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Response to unc70 (Reply #20)

Sat Jun 22, 2019, 11:25 PM

21. They're great cars man ... I've had 3 cars since 1994 ... all Acura's. And I drive A LOT

Like you, I've spent a few thousand in repairs in that time. Biggest jobs were timing belts and the ancillary stuff you do at same time like H2O pump.

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Response to mr_lebowski (Reply #21)

Sat Jun 22, 2019, 11:38 PM

23. Fairly high end, loaded for their year, comfortable

Each of mine were essentially full loaded for their year, so has things like navigation. I am tall, so important to have all that legroom. Rides well, handles well. Mileage is only fair; get just over 23 on mix of town and highway driving. Maybe 25 mpg highway only.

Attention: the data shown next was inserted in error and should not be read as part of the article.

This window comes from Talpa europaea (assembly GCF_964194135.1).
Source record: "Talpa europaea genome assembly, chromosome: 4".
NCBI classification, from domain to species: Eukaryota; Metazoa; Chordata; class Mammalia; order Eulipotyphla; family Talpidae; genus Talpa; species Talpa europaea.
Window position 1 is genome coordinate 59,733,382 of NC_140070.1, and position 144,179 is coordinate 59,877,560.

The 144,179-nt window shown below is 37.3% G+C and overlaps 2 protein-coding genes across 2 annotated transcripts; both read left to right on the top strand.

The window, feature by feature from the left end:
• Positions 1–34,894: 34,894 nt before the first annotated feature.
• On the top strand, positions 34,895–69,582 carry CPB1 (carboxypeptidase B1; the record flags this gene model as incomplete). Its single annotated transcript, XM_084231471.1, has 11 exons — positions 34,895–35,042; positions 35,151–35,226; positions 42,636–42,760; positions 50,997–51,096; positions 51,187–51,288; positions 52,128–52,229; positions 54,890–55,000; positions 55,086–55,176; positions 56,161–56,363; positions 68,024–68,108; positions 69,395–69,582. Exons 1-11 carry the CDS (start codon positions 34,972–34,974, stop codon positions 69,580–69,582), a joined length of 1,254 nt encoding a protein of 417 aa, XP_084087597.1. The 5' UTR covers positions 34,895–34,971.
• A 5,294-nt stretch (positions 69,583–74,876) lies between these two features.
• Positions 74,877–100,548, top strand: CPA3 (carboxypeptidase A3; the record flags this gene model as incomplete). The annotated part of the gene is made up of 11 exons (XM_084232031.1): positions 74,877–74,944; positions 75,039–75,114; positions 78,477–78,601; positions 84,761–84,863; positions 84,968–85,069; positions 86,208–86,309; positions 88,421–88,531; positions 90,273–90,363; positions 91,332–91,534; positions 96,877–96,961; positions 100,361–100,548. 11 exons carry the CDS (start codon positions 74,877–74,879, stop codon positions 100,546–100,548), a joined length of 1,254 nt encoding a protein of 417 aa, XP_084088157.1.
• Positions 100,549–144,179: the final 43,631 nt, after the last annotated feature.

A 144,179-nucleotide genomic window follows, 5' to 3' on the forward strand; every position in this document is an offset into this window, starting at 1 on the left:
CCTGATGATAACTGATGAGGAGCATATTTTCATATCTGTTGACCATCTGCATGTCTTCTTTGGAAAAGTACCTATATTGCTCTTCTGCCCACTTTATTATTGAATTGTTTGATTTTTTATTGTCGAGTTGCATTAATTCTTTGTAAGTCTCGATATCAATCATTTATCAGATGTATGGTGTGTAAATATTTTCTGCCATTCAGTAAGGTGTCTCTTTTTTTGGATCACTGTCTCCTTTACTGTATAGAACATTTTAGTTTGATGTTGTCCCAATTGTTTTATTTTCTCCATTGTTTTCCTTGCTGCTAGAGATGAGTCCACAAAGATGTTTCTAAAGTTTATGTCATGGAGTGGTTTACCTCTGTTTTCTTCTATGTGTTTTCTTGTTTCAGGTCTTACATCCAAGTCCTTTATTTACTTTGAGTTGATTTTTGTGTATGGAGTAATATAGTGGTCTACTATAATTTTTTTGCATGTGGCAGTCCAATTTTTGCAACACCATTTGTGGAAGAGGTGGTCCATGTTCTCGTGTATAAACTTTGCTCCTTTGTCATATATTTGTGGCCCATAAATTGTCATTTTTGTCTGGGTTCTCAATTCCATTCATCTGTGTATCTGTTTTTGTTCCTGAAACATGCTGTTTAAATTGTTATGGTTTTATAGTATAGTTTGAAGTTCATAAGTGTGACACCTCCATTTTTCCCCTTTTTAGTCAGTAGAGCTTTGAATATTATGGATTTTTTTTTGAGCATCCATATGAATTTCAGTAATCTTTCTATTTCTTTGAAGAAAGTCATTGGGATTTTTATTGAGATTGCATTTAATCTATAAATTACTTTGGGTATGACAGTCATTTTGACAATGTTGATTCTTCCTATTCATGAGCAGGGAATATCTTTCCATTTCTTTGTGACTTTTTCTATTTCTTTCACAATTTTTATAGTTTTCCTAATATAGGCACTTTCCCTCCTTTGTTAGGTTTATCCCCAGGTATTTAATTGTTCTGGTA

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Response to Zorro (Original post)

Sat Jun 22, 2019, 10:01 PM

2. Next January I will pay off the only car I've ever financed.

It will be my last. It's in good shape and hopefully will last a while (Honda) but I'll never have monthly payments again. Don't like it.

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Response to Zorro (Original post)

Sat Jun 22, 2019, 10:09 PM

4. That is so true

It is the primary reason that I have never leased a car. I might not get a massive life out of a car after I've paid it off, but during the time that it is, and it is not needing a part every month, I feel great.

My current car, a 2012 Sonata Hybrid was bought new (deep discount, inflated trade-in, and nice rebates, with zero percent financing, too) and is paid off, it has only about 85K miles on it, and I consider it "just broken in". Until I need a self-driving car in about fifteen years, it could be the last car I ever drive. Since I retired, without the daily commute on the Garden State Parkway it could very well last that fifteen years, even if I take it on an around-the-country trip like I did in the spring of last year.

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Response to Zorro (Original post)